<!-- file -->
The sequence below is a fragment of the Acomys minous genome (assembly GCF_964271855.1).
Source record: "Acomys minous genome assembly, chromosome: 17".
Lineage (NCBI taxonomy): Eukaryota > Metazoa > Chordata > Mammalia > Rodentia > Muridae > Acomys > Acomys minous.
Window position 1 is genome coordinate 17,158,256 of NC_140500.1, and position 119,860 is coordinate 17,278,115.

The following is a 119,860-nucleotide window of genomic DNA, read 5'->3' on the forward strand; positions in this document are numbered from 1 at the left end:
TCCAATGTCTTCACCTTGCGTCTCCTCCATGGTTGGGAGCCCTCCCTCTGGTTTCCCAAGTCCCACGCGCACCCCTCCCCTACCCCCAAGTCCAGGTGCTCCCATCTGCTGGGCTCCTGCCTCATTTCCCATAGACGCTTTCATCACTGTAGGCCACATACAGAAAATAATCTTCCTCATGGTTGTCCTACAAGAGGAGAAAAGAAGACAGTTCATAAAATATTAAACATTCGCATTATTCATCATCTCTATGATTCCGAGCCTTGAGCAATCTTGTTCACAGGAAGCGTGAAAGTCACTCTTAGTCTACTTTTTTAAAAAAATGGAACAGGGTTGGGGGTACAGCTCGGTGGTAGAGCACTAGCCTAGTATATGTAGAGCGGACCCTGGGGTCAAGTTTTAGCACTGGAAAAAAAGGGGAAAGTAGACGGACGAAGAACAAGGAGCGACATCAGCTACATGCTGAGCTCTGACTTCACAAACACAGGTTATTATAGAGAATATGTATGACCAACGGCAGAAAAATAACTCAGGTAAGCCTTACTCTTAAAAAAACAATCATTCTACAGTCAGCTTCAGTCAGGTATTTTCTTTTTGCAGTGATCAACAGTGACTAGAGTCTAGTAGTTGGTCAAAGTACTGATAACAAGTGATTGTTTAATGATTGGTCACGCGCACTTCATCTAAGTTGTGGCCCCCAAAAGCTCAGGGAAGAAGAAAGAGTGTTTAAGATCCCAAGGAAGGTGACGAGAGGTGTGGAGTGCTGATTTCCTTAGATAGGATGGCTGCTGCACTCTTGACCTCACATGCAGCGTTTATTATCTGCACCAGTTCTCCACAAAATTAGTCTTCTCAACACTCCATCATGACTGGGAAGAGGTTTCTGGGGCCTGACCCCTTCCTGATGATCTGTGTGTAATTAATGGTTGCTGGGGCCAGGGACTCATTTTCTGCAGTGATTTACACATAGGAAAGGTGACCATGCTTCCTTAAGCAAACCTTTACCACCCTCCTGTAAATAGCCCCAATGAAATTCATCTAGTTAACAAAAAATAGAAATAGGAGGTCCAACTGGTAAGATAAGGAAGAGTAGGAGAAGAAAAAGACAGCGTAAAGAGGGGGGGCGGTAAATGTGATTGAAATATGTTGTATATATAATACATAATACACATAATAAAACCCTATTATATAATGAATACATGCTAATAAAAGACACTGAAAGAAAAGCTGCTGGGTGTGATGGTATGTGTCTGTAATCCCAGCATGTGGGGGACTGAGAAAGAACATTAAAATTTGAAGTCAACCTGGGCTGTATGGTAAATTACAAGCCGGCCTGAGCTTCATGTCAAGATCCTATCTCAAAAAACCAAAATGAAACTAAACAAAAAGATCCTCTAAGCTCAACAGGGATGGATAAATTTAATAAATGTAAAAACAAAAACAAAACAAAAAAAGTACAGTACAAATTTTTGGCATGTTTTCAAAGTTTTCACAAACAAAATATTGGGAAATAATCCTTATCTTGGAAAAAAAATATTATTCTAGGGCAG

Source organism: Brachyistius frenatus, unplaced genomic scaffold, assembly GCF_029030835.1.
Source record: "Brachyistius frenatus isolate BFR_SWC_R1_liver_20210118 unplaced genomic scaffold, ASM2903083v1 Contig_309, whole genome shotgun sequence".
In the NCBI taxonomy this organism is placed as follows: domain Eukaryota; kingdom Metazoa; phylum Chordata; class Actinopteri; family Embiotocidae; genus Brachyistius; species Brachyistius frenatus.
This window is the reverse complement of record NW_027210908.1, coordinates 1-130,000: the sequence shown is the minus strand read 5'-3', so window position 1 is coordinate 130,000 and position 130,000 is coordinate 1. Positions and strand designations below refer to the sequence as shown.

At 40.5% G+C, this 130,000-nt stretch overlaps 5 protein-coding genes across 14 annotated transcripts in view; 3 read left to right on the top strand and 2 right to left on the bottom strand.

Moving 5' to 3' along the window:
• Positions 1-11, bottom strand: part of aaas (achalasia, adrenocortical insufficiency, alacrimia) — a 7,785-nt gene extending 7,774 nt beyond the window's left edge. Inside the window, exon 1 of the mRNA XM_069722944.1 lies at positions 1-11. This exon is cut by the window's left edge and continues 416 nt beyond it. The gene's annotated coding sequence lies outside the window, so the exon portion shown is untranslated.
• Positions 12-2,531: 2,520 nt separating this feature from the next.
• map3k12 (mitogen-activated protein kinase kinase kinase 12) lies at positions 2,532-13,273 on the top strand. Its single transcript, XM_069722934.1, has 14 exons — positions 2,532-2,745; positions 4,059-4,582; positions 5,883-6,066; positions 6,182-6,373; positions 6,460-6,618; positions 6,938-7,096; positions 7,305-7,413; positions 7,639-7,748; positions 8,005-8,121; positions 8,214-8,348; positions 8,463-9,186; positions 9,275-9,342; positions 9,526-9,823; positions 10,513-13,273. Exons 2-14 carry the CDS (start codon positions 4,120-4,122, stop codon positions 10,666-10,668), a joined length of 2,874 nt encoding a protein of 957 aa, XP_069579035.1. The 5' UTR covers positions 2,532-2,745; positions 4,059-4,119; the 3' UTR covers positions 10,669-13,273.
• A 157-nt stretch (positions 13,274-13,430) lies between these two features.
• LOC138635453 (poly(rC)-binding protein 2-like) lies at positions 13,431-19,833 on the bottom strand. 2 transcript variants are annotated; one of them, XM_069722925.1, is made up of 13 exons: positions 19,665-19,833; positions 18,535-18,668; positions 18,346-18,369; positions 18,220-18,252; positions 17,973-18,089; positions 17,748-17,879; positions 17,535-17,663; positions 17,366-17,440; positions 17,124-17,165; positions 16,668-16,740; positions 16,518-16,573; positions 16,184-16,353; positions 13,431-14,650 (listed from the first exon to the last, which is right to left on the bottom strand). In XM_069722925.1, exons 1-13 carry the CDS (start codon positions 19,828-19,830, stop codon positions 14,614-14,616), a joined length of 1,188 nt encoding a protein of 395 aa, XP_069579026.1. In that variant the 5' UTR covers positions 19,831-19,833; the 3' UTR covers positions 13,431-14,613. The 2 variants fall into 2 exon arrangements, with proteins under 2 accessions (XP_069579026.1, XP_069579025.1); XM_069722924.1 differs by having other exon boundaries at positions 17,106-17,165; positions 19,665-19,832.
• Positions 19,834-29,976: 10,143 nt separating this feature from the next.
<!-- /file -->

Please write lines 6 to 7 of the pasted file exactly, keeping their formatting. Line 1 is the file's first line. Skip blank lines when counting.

TCCAATGTCTTCACCTTGCGTCTCCTCCATGGTTGGGAGCCCTCCCTCTGGTTTCCCAAGTCCCACGCGCACCCCTCCCCTACCCCCAAGTCCAGGTGCTCCCATCTGCTGGGCTCCTGCCTCATTTCCCATAGACGCTTTCATCACTGTAGGCCACATACAGAAAATAATCTTCCTCATGGTTGTCCTACAAGAGGAGAAAAGAAGACAGTTCATAAAATATTAAACATTCGCATTATTCATCATCTCTATGATTCCGAGCCTTGAGCAATCTTGTTCACAGGAAGCGTGAAAGTCACTCTTAGTCTACTTTTTTAAAAAAATGGAACAGGGTTGGGGGTACAGCTCGGTGGTAGAGCACTAGCCTAGTATATGTAGAGCGGACCCTGGGGTCAAGTTTTAGCACTGGAAAAAAAGGGGAAAGTAGACGGACGAAGAACAAGGAGCGACATCAGCTACATGCTGAGCTCTGACTTCACAAACACAGGTTATTATAGAGAATATGTATGACCAACGGCAGAAAAATAACTCAGGTAAGCCTTACTCTTAAAAAAACAATCATTCTACAGTCAGCTTCAGTCAGGTATTTTCTTTTTGCAGTGATCAACAGTGACTAGAGTCTAGTAGTTGGTCAAAGTACTGATAACAAGTGATTGTTTAATGATTGGTCACGCGCACTTCATCTAAGTTGTGGCCCCCAAAAGCTCAGGGAAGAAGAAAGAGTGTTTAAGATCCCAAGGAAGGTGACGAGAGGTGTGGAGTGCTGATTTCCTTAGATAGGATGGCTGCTGCACTCTTGACCTCACATGCAGCGTTTATTATCTGCACCAGTTCTCCACAAAATTAGTCTTCTCAACACTCCATCATGACTGGGAAGAGGTTTCTGGGGCCTGACCCCTTCCTGATGATCTGTGTGTAATTAATGGTTGCTGGGGCCAGGGACTCATTTTCTGCAGTGATTTACACATAGGAAAGGTGACCATGCTTCCTTAAGCAAACCTTTACCACCCTCCTGTAAATAGCCCCAATGAAATTCATCTAGTTAACAAAAAATAGAAATAGGAGGTCCAACTGGTAAGATAAGGAAGAGTAGGAGAAGAAAAAGACAGCGTAAAGAGGGGGGGCGGTAAATGTGATTGAAATATGTTGTATATATAATACATAATACACATAATAAAACCCTATTATATAATGAATACATGCTAATAAAAGACACTGAAAGAAAAGCTGCTGGGTGTGATGGTATGTGTCTGTAATCCCAGCATGTGGGGGACTGAGAAAGAACATTAAAATTTGAAGTCAACCTGGGCTGTATGGTAAATTACAAGCCGGCCTGAGCTTCATGTCAAGATCCTATCTCAAAAAACCAAAATGAAACTAAACAAAAAGATCCTCTAAGCTCAACAGGGATGGATAAATTTAATAAATGTAAAAACAAAAACAAAACAAAAAAAGTACAGTACAAATTTTTGGCATGTTTTCAAAGTTTTCACAAACAAAATATTGGGAAATAATCCTTATCTTGGAAAAAAAATATTATTCTAGGGCAG

Source organism: Brachyistius frenatus, unplaced genomic scaffold, assembly GCF_029030835.1.